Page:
In light of the recent narrow Supreme-Court decision in favor of Masterpiece Cake Shop, I thought it might be helpful to share my thoughts about religious liberty and free speech. (I categorize religious liberty and free speech together, because I consider them to be almost the same thing in practical implementation.)
When it comes to any constitutional issue, I always support following what the constitution explicitly says, until at the very least, a constitutional amendment is passed. That being said, I do not wish for our whole constitution to be amended away over time. The document is not flawless, but the literature is a guardian of Life, Liberty and Property. It would seriously be difficult to find a constitution that protects free speech, religious liberty, legal rights, and rights against police brutality better then the U.S. The document is law, but it is really only a piece of paper with some great words unless the United States follows it. Yes, it is really our choice whether we want to defend the constitution, but the farther we stray from it… the farther we stray from free speech and religious liberty.
So long as religious liberty does not harm another person’s Self, or Property… then there is no compelling reason to hinder free practice of religion. Historically, I believe that people have as a whole been inconsistent with religious liberty. I have noticed this in Evangelical circles that I have been in, but it also dates back at least to the Massachusetts Bay Colony. As many of us have heard the pilgrims/puritans came to the new world in hopes of escaping religious oppression. What some people may not know is that the puritans came not for religious freedom, but rather for religious privilege. They exemplified this by the way they treated those who disagreed, and the exile of Roger Williams and Anne Hutchinson. Religious liberty is extremely important, but it has to be applied to everybody, all across the wide spectrum.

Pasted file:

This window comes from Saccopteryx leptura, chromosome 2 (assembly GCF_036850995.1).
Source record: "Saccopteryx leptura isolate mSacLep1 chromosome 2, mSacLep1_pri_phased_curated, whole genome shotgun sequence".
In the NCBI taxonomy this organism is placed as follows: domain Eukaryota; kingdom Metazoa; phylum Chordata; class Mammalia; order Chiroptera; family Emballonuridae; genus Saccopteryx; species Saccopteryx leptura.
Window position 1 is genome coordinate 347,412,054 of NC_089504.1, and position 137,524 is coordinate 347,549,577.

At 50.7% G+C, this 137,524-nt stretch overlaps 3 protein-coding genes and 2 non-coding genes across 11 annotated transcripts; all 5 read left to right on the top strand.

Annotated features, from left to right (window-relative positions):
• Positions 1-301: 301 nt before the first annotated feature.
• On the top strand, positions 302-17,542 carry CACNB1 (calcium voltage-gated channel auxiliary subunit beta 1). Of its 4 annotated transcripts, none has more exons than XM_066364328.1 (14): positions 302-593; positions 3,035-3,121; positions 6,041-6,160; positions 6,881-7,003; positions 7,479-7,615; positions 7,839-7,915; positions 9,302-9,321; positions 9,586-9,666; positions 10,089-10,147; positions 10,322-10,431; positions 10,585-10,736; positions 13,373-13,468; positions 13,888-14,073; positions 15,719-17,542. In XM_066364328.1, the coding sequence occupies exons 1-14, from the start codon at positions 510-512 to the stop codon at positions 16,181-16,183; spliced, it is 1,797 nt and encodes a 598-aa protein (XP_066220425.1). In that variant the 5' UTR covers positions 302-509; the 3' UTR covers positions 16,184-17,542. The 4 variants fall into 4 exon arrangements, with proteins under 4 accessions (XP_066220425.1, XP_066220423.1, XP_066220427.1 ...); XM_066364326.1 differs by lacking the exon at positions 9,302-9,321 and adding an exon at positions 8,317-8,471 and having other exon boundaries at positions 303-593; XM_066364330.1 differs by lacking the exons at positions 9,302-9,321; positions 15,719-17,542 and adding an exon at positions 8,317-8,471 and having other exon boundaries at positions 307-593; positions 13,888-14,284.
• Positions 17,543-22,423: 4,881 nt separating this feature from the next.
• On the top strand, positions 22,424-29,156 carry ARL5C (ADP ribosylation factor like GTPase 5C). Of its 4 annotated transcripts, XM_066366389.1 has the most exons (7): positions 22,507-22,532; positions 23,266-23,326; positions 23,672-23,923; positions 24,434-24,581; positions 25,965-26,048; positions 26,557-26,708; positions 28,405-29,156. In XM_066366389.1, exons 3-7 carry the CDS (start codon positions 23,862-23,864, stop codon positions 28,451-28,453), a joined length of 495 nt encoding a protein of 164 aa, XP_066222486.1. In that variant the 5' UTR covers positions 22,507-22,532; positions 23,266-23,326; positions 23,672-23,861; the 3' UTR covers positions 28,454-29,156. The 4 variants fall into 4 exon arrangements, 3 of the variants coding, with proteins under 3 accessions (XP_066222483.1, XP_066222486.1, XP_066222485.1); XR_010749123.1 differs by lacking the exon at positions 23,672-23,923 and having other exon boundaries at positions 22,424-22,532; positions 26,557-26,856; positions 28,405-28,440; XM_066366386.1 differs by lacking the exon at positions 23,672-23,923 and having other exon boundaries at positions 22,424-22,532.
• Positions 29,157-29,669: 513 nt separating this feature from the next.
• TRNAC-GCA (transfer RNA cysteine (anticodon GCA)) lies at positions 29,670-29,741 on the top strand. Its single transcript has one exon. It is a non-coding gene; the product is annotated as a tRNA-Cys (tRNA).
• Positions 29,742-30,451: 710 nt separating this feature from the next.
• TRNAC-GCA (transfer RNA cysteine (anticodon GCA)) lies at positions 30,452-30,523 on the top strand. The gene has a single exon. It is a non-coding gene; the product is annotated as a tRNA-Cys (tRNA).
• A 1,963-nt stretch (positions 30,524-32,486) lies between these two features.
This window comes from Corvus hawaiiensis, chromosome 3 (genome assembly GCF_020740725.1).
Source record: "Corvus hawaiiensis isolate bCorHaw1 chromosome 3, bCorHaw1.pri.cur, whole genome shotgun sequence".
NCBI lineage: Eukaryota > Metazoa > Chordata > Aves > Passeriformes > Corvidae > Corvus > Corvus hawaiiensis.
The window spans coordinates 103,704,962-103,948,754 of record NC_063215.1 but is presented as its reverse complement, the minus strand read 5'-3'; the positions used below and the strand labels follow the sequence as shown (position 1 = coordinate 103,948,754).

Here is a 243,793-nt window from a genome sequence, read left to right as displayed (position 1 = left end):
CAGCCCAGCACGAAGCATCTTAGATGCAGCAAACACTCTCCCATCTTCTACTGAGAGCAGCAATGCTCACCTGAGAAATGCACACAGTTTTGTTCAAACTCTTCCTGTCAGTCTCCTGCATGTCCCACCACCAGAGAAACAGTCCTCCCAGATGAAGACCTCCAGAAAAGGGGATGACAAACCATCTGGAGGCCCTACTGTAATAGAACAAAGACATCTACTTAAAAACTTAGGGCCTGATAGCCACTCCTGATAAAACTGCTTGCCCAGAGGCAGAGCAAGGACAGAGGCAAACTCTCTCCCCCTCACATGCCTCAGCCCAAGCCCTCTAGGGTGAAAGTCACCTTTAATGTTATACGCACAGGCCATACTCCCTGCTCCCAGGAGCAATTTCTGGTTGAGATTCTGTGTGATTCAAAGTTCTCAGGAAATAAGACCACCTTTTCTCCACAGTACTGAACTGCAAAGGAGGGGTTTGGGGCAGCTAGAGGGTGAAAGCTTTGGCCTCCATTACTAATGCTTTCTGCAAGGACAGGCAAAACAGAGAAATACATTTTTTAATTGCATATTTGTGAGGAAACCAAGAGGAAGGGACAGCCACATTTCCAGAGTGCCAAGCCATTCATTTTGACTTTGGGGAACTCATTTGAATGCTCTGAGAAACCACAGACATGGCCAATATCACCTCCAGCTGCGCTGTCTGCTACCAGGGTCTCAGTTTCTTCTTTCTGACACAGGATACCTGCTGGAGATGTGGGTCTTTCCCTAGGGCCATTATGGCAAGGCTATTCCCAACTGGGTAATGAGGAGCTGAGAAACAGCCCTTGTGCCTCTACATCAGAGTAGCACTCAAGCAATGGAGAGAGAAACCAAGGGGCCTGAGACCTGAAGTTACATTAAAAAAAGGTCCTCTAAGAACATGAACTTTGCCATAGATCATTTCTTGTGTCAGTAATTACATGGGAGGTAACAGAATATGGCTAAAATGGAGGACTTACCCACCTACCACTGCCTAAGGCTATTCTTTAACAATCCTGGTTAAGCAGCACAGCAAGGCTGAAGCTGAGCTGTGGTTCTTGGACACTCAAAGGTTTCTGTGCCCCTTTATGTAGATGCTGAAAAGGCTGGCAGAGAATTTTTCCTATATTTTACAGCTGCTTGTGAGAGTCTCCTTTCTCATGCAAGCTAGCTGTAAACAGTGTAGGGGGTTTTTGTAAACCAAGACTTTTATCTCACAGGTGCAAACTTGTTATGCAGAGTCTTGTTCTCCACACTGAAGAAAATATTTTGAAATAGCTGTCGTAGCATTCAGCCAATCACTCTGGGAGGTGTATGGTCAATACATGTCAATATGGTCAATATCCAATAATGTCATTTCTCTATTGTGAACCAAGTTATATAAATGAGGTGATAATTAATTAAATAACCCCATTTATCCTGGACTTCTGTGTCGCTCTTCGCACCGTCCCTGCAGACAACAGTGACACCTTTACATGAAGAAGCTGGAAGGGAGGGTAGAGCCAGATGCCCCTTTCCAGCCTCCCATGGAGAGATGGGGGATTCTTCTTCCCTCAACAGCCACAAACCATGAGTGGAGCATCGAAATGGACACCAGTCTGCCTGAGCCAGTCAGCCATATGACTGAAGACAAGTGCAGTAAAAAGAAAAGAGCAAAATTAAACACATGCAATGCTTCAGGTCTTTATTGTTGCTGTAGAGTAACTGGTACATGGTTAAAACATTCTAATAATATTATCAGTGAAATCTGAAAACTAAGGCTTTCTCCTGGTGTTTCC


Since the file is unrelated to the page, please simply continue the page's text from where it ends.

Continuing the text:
This also applies to free speech. In the case of Masterpiece Cake Shop, the decision should be clear… “No artist should ever be forced to create a specific message that they disagree with.” (I quote myself here). An artist’s work is an extension of their speech, and as such should be an extension of their free speech. I tend to think that the cake case, is really more about free exchange then about free speech. Unfortunately, nowhere in the constitution is free exchange explicitly protected. It’s worth a whole other post, but free exchange is a very important right. From a belief in free exchange, derives a belief that people should be able to deny business to others for any reason (legally speaking). As a consumer is free to shop at any shop, a business owner really should be free to sell at any business. At this point in U.S. history, market forces and social media will protect against wide-scale, private sector segregation.
The cake shop decision was decided narrowly, but I have faith that in the end religious liberty and free speech will prevail. As Professor Jordan Peterson said, “You don’t have a right to be comfortable.” Peoples freedom to speak boldly or to refuse your business, may cause uncomfortability, but this is the cost you pay for freedom. Freedom is the price for freedom, but trust me- it is well worth it.